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Women of All Nations

From Wikipedia, the free encyclopedia

Women of All Nations
Film poster
Directed byRaoul Walsh
Written byBarry Conners
Produced byWilliam Fox
StarringVictor McLaglen
Edmund Lowe
Greta Nissen
El Brendel
CinematographyLucien Andriot
Edited byJack Dennis
Music byCarli Elinor
Fox Film Corporation
Distributed byFox Film Corporation
Release date
  • May 31, 1931 (1931-05-31)
Running time
72 minutes
CountryUnited States

Women of All Nations is a 1931 American pre-Code military comedy film directed by Raoul Walsh and starring Victor McLaglen, Edmund Lowe, Greta Nissen and El Brendel. It was the second of three sequels to Walsh's 1926 film, What Price Glory?, with McLaglen and Lowe reprising their roles.[1]

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Greta Nissen, Victor McLaglen and Edmund Lowe in publicity photo

The film opens at the end of World War I, with lifelong rivals Captain Jim Flagg and Sergeant Harry Quirt in the trenches. After the war ends, both men re-enlist, and the film follows their adventures through the Philippines, Asia, and the Panama Canal.

After a stint in the brig, Flagg is given command of a recruiting office in Brooklyn, New York, where he works with Olsen, who has a persistent sneezing problem, much to the annoyance of Flagg. Quirt, meanwhile has been discharged. When a local "joint" is raided by the police, Flagg discovers it is being run by Quirt, and he forces Quirt to re-enlist, or be turned over to the police. Flagg has been highly unsuccessful as a recruiter, managing only a single other recruit, Izzy Kaplan, who Flagg promised to look after to his father.

El Brendel and Greta Nissen

They are sent to Sweden, where a love triangle develops between Flagg, Quirt and a dancer they meet in a café, Elsa. Elsa's boyfriend, Olaf, eventually intervenes, and the three Marines leave Sweden, bound to Nicaragua, to help out in earthquake rescue and relief efforts. During the efforts, Izzy is killed, and Flagg digs out a buried marine, discovering it is Quirt.

Their final mission takes them to the Mid-East, where they find Elsa as a favorite in a harem. She had arrived there from Paris, where she had met Prince Hassan, in whose harem she now finds herself. Quirt, Flagg and Olsen rescue Elsa from the Harem, sneaking her out in an enclosed harem chair. As they argue about who will end up with Elsa, they hear Olsen's sneeze from within the chair, and they understand that Olsen will wind up with Elsa, much to the chagrin of the other two Marines.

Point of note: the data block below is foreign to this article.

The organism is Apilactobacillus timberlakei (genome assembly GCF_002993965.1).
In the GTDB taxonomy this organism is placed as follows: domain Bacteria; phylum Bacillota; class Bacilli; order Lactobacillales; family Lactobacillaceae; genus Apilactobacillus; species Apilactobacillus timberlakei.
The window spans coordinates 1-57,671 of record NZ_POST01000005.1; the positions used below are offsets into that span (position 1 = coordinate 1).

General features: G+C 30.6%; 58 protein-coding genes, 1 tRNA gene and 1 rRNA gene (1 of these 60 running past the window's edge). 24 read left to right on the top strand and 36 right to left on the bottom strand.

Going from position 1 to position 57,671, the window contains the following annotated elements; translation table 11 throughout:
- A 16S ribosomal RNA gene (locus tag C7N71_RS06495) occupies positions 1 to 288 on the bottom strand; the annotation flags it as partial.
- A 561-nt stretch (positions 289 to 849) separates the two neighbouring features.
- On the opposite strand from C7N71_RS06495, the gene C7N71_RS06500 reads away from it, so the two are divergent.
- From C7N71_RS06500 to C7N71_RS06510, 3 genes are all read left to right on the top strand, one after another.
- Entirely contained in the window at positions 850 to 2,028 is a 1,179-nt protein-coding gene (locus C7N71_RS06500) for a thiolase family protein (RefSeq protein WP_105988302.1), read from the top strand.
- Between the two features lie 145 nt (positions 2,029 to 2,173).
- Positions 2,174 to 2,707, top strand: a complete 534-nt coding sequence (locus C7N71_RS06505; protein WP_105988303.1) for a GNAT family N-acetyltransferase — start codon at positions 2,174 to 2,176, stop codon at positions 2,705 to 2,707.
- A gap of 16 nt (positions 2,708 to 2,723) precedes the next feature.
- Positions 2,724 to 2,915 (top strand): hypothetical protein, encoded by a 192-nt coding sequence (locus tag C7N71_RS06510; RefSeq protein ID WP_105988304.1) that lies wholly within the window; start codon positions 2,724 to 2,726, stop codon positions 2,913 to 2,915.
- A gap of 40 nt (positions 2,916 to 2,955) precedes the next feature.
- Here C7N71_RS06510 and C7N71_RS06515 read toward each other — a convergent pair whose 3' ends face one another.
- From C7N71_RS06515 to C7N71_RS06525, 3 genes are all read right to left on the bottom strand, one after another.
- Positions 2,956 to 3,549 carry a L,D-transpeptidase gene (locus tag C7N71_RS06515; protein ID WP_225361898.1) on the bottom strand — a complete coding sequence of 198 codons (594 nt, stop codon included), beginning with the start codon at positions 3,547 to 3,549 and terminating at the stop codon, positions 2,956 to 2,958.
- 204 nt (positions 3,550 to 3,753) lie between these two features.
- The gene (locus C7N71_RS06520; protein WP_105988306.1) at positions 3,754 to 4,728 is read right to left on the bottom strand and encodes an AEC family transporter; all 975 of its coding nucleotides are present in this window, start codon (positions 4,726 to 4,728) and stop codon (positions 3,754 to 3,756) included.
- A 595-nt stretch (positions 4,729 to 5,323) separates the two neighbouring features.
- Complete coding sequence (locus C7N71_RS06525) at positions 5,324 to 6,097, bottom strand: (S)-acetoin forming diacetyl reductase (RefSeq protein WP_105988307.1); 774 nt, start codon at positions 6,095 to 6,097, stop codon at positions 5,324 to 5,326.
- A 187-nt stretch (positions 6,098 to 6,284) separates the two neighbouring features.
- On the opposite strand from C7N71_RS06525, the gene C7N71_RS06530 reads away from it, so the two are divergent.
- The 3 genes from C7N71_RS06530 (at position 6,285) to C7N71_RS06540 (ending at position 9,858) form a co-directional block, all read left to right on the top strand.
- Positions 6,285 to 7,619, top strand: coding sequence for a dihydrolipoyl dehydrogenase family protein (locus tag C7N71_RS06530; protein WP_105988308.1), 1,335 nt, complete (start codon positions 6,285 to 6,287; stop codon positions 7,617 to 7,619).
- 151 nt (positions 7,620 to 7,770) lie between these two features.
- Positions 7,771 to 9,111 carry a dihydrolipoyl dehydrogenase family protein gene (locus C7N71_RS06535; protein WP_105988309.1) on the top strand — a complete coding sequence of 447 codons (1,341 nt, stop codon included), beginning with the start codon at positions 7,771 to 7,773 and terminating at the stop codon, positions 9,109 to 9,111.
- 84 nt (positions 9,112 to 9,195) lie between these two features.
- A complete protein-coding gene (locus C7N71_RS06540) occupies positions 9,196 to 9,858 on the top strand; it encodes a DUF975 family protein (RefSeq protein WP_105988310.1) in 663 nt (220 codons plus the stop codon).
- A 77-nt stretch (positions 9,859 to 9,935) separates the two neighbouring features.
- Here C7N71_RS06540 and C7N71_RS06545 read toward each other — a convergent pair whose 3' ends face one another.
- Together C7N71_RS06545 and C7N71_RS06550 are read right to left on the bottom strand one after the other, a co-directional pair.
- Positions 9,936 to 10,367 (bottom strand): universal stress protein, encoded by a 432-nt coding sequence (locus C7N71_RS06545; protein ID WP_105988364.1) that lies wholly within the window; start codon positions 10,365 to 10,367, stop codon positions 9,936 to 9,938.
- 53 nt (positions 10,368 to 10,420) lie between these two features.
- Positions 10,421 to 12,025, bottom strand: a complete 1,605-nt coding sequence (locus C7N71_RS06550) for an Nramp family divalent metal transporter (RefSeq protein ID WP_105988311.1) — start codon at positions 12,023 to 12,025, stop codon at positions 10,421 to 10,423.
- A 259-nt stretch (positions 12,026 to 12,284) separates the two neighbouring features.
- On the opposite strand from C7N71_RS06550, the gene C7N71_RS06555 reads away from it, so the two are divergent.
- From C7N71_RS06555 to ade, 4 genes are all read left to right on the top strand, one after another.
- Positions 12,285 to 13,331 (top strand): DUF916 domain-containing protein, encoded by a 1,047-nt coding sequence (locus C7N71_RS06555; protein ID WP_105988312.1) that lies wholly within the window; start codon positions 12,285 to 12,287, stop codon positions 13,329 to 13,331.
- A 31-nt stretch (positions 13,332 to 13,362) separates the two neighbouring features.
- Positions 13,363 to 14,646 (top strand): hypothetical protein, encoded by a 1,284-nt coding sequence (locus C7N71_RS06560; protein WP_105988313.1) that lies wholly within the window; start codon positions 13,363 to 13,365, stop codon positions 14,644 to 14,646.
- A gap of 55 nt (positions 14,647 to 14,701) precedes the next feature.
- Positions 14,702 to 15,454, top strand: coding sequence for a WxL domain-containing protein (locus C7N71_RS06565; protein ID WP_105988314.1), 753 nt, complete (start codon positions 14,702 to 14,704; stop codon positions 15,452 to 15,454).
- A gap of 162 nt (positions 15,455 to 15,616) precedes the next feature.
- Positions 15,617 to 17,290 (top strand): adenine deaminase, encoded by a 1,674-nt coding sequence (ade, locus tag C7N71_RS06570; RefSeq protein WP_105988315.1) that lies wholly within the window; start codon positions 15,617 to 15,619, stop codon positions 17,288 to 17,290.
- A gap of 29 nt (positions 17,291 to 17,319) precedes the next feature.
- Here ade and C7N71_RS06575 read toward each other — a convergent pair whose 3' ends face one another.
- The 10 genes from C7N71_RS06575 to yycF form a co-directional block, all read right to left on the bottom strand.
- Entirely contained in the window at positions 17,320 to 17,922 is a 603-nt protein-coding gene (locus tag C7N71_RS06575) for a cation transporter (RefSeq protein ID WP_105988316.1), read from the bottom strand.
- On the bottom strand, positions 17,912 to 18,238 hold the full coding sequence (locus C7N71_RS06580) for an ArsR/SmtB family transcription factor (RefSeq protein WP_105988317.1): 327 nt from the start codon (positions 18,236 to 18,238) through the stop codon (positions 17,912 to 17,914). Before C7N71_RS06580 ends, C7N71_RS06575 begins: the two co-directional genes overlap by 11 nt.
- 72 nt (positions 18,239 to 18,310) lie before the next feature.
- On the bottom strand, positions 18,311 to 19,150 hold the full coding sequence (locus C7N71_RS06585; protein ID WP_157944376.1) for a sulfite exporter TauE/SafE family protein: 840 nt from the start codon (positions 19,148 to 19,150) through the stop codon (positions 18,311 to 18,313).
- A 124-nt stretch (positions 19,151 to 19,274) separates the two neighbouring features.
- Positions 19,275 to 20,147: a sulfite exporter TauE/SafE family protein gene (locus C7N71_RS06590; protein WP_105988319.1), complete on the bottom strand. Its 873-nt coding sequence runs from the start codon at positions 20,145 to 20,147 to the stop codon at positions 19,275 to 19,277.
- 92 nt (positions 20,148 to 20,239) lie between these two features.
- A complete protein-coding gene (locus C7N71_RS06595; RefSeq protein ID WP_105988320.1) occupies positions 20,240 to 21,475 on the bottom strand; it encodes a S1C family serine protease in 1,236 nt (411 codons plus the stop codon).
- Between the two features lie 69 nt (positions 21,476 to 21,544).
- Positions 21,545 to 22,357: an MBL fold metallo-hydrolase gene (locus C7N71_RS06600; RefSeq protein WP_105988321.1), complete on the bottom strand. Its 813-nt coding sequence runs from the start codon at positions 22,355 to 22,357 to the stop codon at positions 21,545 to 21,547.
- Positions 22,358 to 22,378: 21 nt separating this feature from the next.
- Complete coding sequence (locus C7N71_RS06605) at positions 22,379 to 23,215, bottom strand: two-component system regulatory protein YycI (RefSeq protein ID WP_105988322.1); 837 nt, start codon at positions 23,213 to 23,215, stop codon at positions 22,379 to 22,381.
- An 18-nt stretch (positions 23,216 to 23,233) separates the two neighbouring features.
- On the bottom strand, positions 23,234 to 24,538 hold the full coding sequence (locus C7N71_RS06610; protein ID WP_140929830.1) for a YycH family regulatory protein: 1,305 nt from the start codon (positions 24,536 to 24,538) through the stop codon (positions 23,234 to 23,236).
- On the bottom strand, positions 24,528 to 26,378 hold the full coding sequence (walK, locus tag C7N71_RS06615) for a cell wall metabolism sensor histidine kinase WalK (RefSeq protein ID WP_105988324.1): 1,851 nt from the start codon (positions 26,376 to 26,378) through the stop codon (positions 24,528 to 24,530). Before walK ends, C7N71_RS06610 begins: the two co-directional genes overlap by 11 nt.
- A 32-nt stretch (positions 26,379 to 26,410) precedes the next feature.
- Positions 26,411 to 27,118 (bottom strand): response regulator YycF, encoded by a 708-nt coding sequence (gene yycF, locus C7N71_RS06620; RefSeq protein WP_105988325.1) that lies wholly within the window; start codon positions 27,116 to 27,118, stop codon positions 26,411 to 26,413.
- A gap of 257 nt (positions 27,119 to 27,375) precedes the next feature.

Mordaunt Hall of the New York Times gave the film a favorable review.[2]

In his autobiography, Walsh did not have too much positive to say about the film, calling it "...a turkey because it could not be anything else. A third McLaglen-Lowe film was too much for the public; I had been afraid of this from the start. It should have been called `The League of Nations,' because it flopped just as hard."[3]


Humphrey Bogart was cast in the role of Stone in the film, but in the final edited version, none of his scenes made it to the screen.[4]

This was the second sequel to Walsh's 1926 film What Price Glory, the first being Walsh's film, The Cock-Eyed World, released in 1929. A third sequel, entitled, Hot Pepper, was directed by John Blystone and released in 1933, with McLaglen and Lowe once again reprising their roles.[5]


  1. ^ The AFI Catalog of Feature Films:..Women of All Nations
  2. ^ "War, Women and Wine". New York Times. Retrieved April 1, 2014.
  3. ^ "Women of All Nations". Retrieved April 1, 2014.
  4. ^ "Women of All Nations: Notes". Turner Classic Movies. Retrieved April 1, 2014.
  5. ^ "Women of All Nations: Synopsis". Retrieved April 1, 2014.

External links

This page was last edited on 24 August 2022, at 03:46
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